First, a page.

U.S. Sends Two Ships Through Taiwan Strait

Less than a month after U.S. Speaker of the House Nancy Pelosi visited Taiwan, the U.S. Navy sent the warships USS Chancellorsville and USS Antietam through the Taiwan Strait. The U.S. considers the strait international waters, a claim that China disputes, and has conducted other freedom of navigation manoeuvres in the past through the strait to solidify its status as international waters. Speaker Pelosi’s recent visit to Taiwan raised tensions with China, whose response was to send 27 warplanes into Taiwan’s air defence identification zone as part of a planned four-day military exercise. 

U.S. National Security Council Spokesperson John Kirby defended the U.S.’s transit, claiming that it was “very consistent” with the policy of seeking “a free and open Indo-Pacific.” China observed the ships’ movement and prepared its troops for a potential attack. “Troops of the (Eastern) Theater Command are on high alert and ready to foil any provocation at any time,” said senior colonel and Spokesperson for the Eastern Theatre Command of the People’s Liberation Army, Shi Yi. 

Collin Koh, a research fellow at the S. Rajaratnam School of International Studies in Singapore who has kept a database on U.S. transits, put this transit into historical context. “Having two instead of the usual one vessel to do this mission is certainly a ‘bigger’ signal of protest,” stated Koh. 

The U.S. has remained steadfast in defending Taiwan against any potential Chinese aggression. Senator Marsha Blackburn, on a visit to the island, claimed that “Taiwan is our strongest partner in the Indo-Pacific Region,” and President Biden announced that the U.S. would defend Taiwan military in the event of a Chinese invasion. 

Publicly announcing the U.S.’s support of Taiwan is a moral and sound policy. Taiwan’s right to sovereignty as a free and democratic country trumps China’s nationalistic claim over the island and the strait; asserting this fact promotes Taiwan’s legitimacy amongst the international community. Free governments deserve legitimacy and sovereignty, and they deserve not to have these rights threatened by authoritarian states like China; this is the moral case for Taiwan’s independence and the U.S. should continuously make it.

The issue regarding how the U.S should provide for Taiwan’s defense, however, deserves more attention. The 1979 Taiwan Relations Act states that the U.S. “will make available to Taiwan such defense articles and defense services in such quantity as may be necessary to enable Taiwan to maintain a sufficient self-defense capabilities.” This policy differed from the Sino-American Mutual Defense Treaty, which lasted from 1955-1980 and obligated the U.S. to defend Taiwan from any Chinese attack on its mainland and outlying islands.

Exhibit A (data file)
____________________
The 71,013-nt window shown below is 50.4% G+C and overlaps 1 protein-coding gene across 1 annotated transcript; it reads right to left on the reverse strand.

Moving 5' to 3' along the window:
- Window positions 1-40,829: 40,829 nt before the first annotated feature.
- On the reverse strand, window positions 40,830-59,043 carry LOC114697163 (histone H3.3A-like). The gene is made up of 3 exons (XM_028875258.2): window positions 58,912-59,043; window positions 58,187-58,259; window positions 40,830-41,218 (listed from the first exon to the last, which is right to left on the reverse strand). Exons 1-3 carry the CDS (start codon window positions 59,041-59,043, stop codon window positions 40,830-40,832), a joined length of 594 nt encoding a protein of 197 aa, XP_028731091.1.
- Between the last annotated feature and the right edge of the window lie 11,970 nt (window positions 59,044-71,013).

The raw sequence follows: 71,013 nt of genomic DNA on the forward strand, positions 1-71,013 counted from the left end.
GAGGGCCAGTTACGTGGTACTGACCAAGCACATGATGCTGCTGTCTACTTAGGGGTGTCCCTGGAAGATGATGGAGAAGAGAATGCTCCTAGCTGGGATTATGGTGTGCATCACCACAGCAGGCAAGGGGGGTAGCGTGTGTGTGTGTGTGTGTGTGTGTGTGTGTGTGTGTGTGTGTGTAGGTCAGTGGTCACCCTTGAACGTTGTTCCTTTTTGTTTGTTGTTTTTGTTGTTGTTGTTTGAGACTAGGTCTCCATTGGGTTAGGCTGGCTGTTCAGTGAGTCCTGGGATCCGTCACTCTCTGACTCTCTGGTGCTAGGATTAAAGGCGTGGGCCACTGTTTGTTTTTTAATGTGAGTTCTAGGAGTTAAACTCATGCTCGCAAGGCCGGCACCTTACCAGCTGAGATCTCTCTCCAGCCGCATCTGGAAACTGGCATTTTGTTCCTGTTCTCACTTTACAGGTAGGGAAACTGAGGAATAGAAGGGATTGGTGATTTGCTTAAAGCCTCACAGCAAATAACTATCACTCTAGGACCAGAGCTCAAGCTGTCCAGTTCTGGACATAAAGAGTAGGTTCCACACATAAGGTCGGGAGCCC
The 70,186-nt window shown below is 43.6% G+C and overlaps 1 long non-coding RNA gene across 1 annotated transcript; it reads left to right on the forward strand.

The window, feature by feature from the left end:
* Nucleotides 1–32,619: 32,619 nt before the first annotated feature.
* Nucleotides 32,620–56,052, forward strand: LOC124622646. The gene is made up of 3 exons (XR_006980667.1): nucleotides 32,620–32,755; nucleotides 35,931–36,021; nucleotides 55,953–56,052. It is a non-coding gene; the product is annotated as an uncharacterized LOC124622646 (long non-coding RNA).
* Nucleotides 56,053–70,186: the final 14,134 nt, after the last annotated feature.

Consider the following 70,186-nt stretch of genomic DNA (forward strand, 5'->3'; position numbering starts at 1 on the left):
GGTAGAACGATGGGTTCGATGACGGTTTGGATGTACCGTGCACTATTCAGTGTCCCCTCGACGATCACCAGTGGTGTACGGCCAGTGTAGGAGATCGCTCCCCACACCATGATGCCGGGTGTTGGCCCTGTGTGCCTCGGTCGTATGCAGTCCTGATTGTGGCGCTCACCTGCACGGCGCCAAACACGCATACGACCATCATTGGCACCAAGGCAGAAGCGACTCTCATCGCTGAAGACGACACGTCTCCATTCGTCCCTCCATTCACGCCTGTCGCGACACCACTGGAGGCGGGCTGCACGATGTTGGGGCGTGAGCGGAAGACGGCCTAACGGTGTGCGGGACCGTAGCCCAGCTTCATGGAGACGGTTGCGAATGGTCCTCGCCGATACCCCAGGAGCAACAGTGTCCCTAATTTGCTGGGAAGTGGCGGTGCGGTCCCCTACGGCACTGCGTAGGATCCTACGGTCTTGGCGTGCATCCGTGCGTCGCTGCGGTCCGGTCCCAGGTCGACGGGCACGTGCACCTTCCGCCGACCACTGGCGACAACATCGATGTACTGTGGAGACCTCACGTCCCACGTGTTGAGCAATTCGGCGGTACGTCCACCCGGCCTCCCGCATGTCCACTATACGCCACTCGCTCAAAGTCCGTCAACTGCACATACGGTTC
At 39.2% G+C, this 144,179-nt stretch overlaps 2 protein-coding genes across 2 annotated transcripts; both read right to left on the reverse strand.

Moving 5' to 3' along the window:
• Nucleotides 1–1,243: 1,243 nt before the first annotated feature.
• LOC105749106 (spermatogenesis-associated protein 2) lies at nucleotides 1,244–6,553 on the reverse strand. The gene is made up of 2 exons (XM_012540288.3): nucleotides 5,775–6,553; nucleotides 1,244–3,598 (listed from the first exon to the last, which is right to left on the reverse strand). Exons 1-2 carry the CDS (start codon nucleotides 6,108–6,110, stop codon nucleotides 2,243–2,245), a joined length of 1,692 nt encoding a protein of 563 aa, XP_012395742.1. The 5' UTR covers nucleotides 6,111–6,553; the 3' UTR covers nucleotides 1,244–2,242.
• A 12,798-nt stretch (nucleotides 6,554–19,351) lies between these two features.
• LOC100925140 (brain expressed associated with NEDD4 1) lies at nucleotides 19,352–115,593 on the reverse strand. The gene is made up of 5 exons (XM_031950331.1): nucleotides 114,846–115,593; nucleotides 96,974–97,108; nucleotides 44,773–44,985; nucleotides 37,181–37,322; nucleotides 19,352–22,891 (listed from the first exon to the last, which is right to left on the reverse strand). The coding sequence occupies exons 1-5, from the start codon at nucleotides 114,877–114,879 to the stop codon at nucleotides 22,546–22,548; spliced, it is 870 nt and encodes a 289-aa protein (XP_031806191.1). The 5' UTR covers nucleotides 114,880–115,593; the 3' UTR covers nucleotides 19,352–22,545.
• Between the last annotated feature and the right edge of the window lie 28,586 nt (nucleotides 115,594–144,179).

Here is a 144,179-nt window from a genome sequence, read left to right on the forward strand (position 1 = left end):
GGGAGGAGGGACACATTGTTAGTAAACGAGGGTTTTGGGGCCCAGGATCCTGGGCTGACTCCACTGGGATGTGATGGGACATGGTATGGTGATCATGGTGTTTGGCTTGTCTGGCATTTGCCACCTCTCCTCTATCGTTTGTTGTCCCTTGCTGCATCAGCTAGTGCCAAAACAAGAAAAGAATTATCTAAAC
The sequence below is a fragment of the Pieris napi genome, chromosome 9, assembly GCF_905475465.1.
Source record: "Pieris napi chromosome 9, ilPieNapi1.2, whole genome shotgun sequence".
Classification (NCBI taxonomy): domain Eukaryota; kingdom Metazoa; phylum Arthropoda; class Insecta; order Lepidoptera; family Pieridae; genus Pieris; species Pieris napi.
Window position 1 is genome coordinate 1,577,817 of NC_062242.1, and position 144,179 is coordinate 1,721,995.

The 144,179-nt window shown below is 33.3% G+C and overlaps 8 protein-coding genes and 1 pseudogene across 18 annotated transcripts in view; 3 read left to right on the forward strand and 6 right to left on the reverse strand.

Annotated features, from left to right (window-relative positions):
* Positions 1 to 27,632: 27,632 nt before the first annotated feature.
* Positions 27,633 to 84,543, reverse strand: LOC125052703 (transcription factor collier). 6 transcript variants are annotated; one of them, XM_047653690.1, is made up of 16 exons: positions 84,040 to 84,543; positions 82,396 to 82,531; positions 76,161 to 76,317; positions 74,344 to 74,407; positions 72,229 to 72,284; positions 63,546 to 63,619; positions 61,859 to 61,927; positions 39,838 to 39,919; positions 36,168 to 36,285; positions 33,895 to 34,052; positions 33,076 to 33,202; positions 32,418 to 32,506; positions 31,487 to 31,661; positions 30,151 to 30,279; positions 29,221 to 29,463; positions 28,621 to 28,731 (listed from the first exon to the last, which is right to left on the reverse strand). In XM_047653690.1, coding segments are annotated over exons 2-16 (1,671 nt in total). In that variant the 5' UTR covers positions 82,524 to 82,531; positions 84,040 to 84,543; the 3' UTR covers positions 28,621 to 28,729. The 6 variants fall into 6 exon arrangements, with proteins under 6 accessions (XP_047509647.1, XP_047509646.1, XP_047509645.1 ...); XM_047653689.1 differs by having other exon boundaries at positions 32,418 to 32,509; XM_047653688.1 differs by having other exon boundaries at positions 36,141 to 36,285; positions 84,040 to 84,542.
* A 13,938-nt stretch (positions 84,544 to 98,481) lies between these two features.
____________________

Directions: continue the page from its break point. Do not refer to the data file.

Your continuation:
The defense policy of the Taiwan Relations Act outlines the correct approach for the U.S. regarding Taiwan’s defense. The U.S. should not engage in foreign conflict unless it has an explicit self-defense purpose. Democratic states, such as Taiwan, that are threatened by authoritarian states should be encouraged to purchase the necessary weapons for their own self-defense, and the U.S. should share intelligence and other technology necessary for defense with these states. Besides their use in combat, the sale of weapons such as anti-ship harpoon missiles, HIMARS, and F-22 fighter jets (which Defense and National Security Columnist Stavros Atlamazoglou suggested in a 19fortyfive piece) would deter China from launching a full-scale invasion of Taiwan due to the increased difficulty of invading a well-armed nation.

The Russian invasion of Ukraine displayed the brutal impact of failing to effectively equip a nation with the technology and weapons necessary for self-defense. The U.S. must avoid making the same mistake by encouraging Taiwan to purchase the most advanced weapons and military technology.